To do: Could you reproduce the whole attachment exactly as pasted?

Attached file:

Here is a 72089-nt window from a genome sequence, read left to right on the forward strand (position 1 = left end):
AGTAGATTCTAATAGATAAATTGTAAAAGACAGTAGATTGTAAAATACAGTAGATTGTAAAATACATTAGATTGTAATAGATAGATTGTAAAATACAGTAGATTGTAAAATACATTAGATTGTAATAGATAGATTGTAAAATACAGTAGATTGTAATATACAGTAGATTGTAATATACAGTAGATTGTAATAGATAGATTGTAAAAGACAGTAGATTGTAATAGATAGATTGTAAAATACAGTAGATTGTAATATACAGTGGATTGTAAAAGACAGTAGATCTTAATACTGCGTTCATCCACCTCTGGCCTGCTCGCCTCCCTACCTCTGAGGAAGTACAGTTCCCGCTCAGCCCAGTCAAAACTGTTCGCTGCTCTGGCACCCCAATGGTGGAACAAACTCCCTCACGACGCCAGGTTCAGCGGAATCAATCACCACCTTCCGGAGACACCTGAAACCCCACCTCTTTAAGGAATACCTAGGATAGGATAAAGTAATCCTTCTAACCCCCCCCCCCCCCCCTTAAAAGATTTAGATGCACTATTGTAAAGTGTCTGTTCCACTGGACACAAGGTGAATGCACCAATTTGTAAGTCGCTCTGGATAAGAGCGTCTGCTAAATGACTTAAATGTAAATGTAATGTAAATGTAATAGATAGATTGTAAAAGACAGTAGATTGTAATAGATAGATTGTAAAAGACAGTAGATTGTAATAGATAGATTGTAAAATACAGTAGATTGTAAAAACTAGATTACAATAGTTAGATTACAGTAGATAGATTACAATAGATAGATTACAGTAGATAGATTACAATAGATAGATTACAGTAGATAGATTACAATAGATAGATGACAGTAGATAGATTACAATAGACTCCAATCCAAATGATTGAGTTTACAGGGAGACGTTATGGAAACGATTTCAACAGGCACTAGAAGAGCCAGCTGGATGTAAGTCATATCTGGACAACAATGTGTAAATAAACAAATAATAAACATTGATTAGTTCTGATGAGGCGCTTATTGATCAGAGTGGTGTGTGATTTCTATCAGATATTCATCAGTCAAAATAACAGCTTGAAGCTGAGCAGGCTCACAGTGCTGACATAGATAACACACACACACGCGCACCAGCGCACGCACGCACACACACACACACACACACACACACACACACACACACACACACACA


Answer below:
Here is a 72089-nt window from a genome sequence, read left to right on the forward strand (position 1 = left end):
AGTAGATTCTAATAGATAAATTGTAAAAGACAGTAGATTGTAAAATACAGTAGATTGTAAAATACATTAGATTGTAATAGATAGATTGTAAAATACAGTAGATTGTAAAATACATTAGATTGTAATAGATAGATTGTAAAATACAGTAGATTGTAATATACAGTAGATTGTAATATACAGTAGATTGTAATAGATAGATTGTAAAAGACAGTAGATTGTAATAGATAGATTGTAAAATACAGTAGATTGTAATATACAGTGGATTGTAAAAGACAGTAGATCTTAATACTGCGTTCATCCACCTCTGGCCTGCTCGCCTCCCTACCTCTGAGGAAGTACAGTTCCCGCTCAGCCCAGTCAAAACTGTTCGCTGCTCTGGCACCCCAATGGTGGAACAAACTCCCTCACGACGCCAGGTTCAGCGGAATCAATCACCACCTTCCGGAGACACCTGAAACCCCACCTCTTTAAGGAATACCTAGGATAGGATAAAGTAATCCTTCTAACCCCCCCCCCCCCCCCTTAAAAGATTTAGATGCACTATTGTAAAGTGTCTGTTCCACTGGACACAAGGTGAATGCACCAATTTGTAAGTCGCTCTGGATAAGAGCGTCTGCTAAATGACTTAAATGTAAATGTAATGTAAATGTAATAGATAGATTGTAAAAGACAGTAGATTGTAATAGATAGATTGTAAAAGACAGTAGATTGTAATAGATAGATTGTAAAATACAGTAGATTGTAAAAACTAGATTACAATAGTTAGATTACAGTAGATAGATTACAATAGATAGATTACAGTAGATAGATTACAATAGATAGATTACAGTAGATAGATTACAATAGATAGATGACAGTAGATAGATTACAATAGACTCCAATCCAAATGATTGAGTTTACAGGGAGACGTTATGGAAACGATTTCAACAGGCACTAGAAGAGCCAGCTGGATGTAAGTCATATCTGGACAACAATGTGTAAATAAACAAATAATAAACATTGATTAGTTCTGATGAGGCGCTTATTGATCAGAGTGGTGTGTGATTTCTATCAGATATTCATCAGTCAAAATAACAGCTTGAAGCTGAGCAGGCTCACAGTGCTGACATAGATAACACACACACACGCGCACCAGCGCACGCACGCACACACACACACACACACACACACACACACACACACACACACACACA